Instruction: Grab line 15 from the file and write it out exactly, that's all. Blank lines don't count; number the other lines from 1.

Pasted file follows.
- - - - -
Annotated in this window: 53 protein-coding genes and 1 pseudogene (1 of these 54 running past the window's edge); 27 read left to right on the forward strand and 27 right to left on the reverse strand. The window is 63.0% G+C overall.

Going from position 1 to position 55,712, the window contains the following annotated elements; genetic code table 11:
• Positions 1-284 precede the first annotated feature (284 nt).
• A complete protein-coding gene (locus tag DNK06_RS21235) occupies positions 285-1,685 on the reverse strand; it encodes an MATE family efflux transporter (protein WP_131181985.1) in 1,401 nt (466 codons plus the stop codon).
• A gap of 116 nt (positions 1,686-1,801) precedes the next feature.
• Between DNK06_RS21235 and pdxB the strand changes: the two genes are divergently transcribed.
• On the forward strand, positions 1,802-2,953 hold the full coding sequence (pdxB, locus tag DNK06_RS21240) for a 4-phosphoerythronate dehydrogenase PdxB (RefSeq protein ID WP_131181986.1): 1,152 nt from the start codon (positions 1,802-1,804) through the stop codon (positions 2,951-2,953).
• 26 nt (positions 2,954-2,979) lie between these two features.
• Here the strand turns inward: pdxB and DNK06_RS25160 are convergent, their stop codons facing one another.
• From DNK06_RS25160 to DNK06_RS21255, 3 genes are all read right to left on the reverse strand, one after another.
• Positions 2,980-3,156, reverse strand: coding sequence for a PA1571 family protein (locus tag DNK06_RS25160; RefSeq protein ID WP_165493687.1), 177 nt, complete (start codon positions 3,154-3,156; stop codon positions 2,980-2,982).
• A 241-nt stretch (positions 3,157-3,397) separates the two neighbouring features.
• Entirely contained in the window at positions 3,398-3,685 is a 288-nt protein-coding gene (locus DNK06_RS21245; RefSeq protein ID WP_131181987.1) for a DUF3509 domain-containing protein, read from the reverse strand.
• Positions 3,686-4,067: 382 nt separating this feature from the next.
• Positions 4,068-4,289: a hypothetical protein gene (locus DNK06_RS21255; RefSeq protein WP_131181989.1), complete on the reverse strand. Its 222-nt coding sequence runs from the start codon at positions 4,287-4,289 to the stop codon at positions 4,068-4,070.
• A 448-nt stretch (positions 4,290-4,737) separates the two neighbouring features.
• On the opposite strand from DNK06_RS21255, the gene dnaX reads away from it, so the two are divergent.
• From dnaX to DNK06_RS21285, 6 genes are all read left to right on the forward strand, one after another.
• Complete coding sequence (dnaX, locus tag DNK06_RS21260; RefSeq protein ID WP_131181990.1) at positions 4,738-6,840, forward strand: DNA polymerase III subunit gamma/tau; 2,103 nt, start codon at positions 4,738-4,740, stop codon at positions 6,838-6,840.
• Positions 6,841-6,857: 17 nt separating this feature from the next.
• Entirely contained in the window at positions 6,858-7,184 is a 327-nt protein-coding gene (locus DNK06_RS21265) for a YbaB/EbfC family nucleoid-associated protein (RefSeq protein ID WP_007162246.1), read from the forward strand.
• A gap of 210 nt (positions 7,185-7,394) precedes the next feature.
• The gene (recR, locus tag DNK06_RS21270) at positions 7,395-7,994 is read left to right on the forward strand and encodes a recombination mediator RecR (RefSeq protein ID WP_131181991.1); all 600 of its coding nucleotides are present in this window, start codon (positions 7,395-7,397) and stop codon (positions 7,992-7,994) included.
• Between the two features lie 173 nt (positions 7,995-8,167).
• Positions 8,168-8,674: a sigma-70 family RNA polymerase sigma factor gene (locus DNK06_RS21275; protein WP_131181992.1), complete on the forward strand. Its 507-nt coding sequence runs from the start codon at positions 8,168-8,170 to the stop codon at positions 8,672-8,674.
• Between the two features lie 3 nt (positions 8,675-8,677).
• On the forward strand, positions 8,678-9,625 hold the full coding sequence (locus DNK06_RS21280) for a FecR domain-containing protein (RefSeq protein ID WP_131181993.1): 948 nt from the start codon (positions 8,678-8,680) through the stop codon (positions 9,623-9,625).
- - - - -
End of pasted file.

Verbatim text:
• Positions 4,068-4,289: a hypothetical protein gene (locus DNK06_RS21255; RefSeq protein WP_131181989.1), complete on the reverse strand. Its 222-nt coding sequence runs from the start codon at positions 4,287-4,289 to the stop codon at positions 4,068-4,070.